State lawmakers around the country introduced over 525 anti-LGBTQ+ bills during the most recent legislative session, and more than 70 were signed into law, according to the Human Rights Campaign. In the midst of this surge of discriminatory bills, groups such as the University of Arkansas at Little Rock’s OutLaw Legal Society are stepping up to provide timely legal support and advocacy for the local LGBTQ+ community.

Established in 2009, the organization is composed of about 50 students, faculty, and staff members at the university’s William H. Bowen School of Law.

Through events known as rainbow clinics, the society works with local community organizations, law firms, and library systems to offer pro bono services to low-income individuals in the state who need assistance with LGBTQ+ legal issues, including name and gender marker changes.

To help support these efforts, the Arkansas Community Foundation recently provided OutLaw with a $15,000 grant that will aid in the development of a tool kit for attorneys that explains how to navigate gender- and name-change legal processes. 

Zach Baumgarten, JD
Zach Baumgarten, JD

“[The tool kit is] mainly about educating folks on what the processes are, where you would go to do the things that you need to, what documents you can and can’t change, things like that,” says Zach Baumgarten, JD, staff adviser for OutLaw and program director of Bowen’s Veterans Pro Bono Services Center. “So really focusing on helping clients know what their rights are.”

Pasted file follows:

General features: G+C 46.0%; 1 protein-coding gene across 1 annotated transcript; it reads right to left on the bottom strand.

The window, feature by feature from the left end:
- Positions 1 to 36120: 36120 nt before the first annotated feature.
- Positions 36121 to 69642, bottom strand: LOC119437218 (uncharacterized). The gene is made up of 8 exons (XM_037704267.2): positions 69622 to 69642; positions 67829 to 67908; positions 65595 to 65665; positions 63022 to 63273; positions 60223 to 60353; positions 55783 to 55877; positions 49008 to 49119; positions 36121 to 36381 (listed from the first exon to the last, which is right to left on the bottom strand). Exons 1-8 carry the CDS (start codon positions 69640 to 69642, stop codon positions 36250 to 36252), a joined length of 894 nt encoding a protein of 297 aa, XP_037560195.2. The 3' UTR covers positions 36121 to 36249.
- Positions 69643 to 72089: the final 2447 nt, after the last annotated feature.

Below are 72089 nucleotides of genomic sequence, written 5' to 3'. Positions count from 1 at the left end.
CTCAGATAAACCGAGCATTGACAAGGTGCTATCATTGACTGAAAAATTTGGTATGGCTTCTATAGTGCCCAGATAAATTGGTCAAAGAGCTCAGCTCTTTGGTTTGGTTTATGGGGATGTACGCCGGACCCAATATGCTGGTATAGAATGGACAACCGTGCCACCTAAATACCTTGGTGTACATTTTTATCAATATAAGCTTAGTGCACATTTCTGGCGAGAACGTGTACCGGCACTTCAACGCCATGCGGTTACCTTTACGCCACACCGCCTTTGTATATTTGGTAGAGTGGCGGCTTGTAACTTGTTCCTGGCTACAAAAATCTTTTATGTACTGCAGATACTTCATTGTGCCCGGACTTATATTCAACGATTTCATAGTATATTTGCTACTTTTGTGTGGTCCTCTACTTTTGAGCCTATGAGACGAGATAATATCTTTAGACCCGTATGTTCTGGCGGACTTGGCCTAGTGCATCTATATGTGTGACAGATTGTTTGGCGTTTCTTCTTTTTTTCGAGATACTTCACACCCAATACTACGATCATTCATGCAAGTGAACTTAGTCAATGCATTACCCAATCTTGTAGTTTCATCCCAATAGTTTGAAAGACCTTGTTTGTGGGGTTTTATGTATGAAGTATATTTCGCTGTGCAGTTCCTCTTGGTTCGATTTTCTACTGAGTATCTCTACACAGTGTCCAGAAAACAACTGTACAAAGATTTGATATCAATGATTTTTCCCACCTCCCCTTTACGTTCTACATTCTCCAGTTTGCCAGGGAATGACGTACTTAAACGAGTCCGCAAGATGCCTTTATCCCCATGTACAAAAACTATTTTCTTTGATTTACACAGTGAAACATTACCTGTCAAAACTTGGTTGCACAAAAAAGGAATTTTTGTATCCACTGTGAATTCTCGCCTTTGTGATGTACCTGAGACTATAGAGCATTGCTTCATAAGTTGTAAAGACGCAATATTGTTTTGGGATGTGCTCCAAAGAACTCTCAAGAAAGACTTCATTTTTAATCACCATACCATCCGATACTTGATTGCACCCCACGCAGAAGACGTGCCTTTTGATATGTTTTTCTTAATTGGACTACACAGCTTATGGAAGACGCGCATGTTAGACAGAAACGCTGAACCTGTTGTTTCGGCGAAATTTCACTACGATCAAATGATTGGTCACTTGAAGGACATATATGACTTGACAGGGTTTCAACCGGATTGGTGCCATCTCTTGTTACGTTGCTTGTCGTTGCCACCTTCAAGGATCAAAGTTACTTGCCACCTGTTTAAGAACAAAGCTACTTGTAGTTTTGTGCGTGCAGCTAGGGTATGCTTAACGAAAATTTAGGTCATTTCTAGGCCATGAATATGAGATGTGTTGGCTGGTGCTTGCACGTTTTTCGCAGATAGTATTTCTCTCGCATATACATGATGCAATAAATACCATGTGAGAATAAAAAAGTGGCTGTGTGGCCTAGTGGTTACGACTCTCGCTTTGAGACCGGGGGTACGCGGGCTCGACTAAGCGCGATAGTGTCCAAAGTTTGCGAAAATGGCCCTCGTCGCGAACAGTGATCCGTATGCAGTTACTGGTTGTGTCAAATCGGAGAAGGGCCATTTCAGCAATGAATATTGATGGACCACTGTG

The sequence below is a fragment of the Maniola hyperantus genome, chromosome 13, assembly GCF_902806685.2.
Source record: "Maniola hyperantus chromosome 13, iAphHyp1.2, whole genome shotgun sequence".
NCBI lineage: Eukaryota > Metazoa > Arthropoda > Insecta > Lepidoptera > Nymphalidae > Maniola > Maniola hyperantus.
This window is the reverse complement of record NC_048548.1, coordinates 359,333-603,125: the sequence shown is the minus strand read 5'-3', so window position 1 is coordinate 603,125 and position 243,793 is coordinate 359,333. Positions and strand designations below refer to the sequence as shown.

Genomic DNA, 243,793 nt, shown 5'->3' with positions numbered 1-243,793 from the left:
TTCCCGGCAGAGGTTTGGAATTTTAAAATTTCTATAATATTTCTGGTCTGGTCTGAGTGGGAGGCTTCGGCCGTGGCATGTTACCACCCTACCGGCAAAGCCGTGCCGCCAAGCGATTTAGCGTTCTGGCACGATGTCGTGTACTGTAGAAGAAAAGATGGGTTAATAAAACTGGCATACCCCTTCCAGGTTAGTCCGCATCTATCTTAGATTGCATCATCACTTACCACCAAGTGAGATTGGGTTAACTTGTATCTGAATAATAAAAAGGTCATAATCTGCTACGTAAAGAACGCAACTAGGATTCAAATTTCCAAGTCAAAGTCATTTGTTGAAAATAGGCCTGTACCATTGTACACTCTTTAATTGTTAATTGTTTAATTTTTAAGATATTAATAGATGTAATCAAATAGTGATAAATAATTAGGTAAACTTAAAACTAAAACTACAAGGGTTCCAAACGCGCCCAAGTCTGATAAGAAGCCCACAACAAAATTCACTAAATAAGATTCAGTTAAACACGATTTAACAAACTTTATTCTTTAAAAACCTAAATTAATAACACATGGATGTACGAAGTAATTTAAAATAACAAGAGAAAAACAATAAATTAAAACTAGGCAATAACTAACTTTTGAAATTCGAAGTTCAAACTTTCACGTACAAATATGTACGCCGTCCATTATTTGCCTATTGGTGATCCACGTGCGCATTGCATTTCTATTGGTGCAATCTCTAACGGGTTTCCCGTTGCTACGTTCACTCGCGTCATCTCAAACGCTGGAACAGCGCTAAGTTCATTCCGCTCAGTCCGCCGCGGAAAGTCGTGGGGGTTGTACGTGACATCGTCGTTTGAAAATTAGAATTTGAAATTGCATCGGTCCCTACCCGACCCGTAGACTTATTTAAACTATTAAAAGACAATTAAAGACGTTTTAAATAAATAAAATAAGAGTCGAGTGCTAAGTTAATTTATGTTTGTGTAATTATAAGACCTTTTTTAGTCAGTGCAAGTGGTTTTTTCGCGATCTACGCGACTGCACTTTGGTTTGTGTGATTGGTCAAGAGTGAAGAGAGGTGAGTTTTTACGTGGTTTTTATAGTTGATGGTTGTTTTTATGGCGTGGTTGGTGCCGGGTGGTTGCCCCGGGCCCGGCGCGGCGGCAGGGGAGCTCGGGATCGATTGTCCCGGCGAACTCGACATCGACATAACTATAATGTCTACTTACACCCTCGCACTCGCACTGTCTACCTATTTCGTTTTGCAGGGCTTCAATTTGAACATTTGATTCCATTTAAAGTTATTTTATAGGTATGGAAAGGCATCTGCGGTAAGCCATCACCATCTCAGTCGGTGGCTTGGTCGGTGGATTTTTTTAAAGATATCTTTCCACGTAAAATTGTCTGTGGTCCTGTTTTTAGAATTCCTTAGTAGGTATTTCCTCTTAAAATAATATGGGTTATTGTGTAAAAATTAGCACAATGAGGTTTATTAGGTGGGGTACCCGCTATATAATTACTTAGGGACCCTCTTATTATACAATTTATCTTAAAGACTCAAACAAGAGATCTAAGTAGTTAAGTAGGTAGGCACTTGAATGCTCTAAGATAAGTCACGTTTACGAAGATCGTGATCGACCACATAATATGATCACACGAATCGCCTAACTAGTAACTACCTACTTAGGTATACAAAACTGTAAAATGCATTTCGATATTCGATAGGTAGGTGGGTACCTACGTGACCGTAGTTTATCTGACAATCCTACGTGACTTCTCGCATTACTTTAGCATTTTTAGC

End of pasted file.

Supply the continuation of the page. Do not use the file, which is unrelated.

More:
The two-year grant will also support a variety of continuing legal education and professional development events focused on LGBTQ+ issues in Arkansas for law students and attorneys. These programs will provide participants with the knowledge and skills they need to represent LGBTQ+ clients effectively and advocate for their rights.

Maddie Arey
Maddie Arey

In addition to local outreach, OutLaw also provides community and connection for LGBTQ+ students and allies on campus. The society hosts several annual networking events, including a volleyball tournament for incoming students and a “Friendsgiving” dinner for students who are unable to celebrate the Thanksgiving holiday with their families. Maddie Arey, incoming OutLaw president and third-year student in the law school’s part-time program, says these events provide a much-needed space for LGBTQ+ students to feel supported and to connect with others who share their experiences.

Approximately 16 percent of the incoming 2024 class of law students identify as LGBTQ+, the highest percentage the school has ever seen, says Baumgarten. This uptick in representation comes at a time of heightened political challenges, and Arey and Baumgarten emphasize the importance of establishing a robust support network for LGBTQ+ students.

“I think it’s important to have OutLaw, just in the law school space, period,” says Arey. “Especially where we are in these times, it is good to have a space for students who are a part of the [LGBTQ+] community or want to support the community to be able to do so in a very safe and welcoming environment.”

This article was published in our July/August 2023 issue.